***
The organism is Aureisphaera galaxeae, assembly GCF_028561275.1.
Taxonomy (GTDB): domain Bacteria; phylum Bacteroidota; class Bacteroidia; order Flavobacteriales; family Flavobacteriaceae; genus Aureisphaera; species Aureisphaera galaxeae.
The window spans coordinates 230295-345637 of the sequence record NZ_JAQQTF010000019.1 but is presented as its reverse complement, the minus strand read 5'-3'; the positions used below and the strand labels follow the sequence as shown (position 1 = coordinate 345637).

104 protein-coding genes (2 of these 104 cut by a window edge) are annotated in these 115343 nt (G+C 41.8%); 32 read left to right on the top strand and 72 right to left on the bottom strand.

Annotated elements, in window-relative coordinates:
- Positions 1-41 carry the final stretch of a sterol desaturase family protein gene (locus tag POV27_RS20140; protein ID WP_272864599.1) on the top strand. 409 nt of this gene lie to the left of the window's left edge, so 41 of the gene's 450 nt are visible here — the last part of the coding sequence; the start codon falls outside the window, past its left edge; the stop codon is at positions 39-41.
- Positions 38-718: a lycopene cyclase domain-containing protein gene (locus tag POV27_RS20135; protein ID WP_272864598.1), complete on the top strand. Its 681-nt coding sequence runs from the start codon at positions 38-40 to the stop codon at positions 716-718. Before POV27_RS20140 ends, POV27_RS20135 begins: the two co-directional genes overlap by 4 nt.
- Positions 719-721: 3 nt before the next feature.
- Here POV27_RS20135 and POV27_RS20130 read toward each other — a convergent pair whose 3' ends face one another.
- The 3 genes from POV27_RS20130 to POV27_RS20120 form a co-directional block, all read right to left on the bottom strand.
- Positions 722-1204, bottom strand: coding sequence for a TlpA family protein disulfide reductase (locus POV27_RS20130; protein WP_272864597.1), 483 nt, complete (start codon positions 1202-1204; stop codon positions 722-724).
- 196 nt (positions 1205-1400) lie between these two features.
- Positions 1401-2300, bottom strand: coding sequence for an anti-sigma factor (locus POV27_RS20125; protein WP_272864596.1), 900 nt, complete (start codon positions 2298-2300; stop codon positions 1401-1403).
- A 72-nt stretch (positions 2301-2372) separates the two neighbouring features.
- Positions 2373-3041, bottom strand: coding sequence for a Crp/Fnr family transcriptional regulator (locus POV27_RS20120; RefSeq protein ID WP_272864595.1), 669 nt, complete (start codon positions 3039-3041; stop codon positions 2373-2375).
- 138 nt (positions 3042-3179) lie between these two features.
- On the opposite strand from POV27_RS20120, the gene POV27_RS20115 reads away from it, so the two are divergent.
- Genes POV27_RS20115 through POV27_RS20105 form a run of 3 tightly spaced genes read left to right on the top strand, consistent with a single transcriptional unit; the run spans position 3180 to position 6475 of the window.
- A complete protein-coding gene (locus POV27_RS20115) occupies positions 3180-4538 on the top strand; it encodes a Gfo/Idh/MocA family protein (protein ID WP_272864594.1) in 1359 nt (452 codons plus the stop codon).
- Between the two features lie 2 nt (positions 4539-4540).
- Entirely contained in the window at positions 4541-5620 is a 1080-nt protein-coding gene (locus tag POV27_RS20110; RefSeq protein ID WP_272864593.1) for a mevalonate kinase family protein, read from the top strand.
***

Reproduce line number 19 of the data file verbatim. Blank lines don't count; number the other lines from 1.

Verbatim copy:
- A complete protein-coding gene (locus POV27_RS20115) occupies positions 3180-4538 on the top strand; it encodes a Gfo/Idh/MocA family protein (protein ID WP_272864594.1) in 1359 nt (452 codons plus the stop codon).